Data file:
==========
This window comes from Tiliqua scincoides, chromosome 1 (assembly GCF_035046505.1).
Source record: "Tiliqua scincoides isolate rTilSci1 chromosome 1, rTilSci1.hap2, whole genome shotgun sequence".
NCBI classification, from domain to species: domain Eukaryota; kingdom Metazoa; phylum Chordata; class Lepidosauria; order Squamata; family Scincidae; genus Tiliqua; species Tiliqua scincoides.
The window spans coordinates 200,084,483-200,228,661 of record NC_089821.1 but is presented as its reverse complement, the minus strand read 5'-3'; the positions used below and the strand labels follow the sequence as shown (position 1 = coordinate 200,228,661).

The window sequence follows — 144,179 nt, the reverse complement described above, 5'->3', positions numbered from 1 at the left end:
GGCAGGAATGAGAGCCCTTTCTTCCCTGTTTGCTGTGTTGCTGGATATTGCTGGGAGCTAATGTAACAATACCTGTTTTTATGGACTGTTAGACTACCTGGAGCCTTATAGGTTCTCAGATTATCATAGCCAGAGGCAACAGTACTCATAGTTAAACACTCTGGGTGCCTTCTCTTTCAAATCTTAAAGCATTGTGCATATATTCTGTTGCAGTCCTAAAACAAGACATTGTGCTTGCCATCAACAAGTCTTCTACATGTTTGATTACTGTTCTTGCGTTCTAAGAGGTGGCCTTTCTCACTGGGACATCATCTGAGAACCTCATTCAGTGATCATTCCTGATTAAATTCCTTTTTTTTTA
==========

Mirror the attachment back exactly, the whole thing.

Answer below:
This window comes from Tiliqua scincoides, chromosome 1 (assembly GCF_035046505.1).
Source record: "Tiliqua scincoides isolate rTilSci1 chromosome 1, rTilSci1.hap2, whole genome shotgun sequence".
NCBI classification, from domain to species: domain Eukaryota; kingdom Metazoa; phylum Chordata; class Lepidosauria; order Squamata; family Scincidae; genus Tiliqua; species Tiliqua scincoides.
The window spans coordinates 200,084,483-200,228,661 of record NC_089821.1 but is presented as its reverse complement, the minus strand read 5'-3'; the positions used below and the strand labels follow the sequence as shown (position 1 = coordinate 200,228,661).

The window sequence follows — 144,179 nt, the reverse complement described above, 5'->3', positions numbered from 1 at the left end:
GGCAGGAATGAGAGCCCTTTCTTCCCTGTTTGCTGTGTTGCTGGATATTGCTGGGAGCTAATGTAACAATACCTGTTTTTATGGACTGTTAGACTACCTGGAGCCTTATAGGTTCTCAGATTATCATAGCCAGAGGCAACAGTACTCATAGTTAAACACTCTGGGTGCCTTCTCTTTCAAATCTTAAAGCATTGTGCATATATTCTGTTGCAGTCCTAAAACAAGACATTGTGCTTGCCATCAACAAGTCTTCTACATGTTTGATTACTGTTCTTGCGTTCTAAGAGGTGGCCTTTCTCACTGGGACATCATCTGAGAACCTCATTCAGTGATCATTCCTGATTAAATTCCTTTTTTTTTA